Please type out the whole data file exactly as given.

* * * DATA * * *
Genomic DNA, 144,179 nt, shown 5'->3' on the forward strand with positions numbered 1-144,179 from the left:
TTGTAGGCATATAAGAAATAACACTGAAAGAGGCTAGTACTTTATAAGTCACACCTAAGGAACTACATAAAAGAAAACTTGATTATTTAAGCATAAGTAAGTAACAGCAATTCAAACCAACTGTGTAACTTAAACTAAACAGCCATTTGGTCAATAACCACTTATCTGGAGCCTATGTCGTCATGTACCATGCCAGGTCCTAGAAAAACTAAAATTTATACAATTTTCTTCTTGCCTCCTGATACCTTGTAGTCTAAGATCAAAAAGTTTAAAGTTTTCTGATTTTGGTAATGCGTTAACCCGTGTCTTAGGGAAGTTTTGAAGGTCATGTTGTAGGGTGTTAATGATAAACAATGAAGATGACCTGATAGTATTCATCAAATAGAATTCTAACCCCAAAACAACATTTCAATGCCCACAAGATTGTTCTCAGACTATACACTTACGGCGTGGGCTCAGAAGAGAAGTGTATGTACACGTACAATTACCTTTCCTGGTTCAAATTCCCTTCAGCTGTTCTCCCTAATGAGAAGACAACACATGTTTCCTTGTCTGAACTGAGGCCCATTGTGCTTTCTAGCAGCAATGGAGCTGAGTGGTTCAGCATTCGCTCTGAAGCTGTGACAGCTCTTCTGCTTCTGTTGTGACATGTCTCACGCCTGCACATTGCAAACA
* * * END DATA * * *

Genomic DNA, 144,179 nt, shown 5'->3' on the forward strand with positions numbered 1-144,179 from the left:
TTGTAGGCATATAAGAAATAACACTGAAAGAGGCTAGTACTTTATAAGTCACACCTAAGGAACTACATAAAAGAAAACTTGATTATTTAAGCATAAGTAAGTAACAGCAATTCAAACCAACTGTGTAACTTAAACTAAACAGCCATTTGGTCAATAACCACTTATCTGGAGCCTATGTCGTCATGTACCATGCCAGGTCCTAGAAAAACTAAAATTTATACAATTTTCTTCTTGCCTCCTGATACCTTGTAGTCTAAGATCAAAAAGTTTAAAGTTTTCTGATTTTGGTAATGCGTTAACCCGTGTCTTAGGGAAGTTTTGAAGGTCATGTTGTAGGGTGTTAATGATAAACAATGAAGATGACCTGATAGTATTCATCAAATAGAATTCTAACCCCAAAACAACATTTCAATGCCCACAAGATTGTTCTCAGACTATACACTTACGGCGTGGGCTCAGAAGAGAAGTGTATGTACACGTACAATTACCTTTCCTGGTTCAAATTCCCTTCAGCTGTTCTCCCTAATGAGAAGACAACACATGTTTCCTTGTCTGAACTGAGGCCCATTGTGCTTTCTAGCAGCAATGGAGCTGAGTGGTTCAGCATTCGCTCTGAAGCTGTGACAGCTCTTCTGCTTCTGTTGTGACATGTCTCACGCCTGCACATTGCAAACA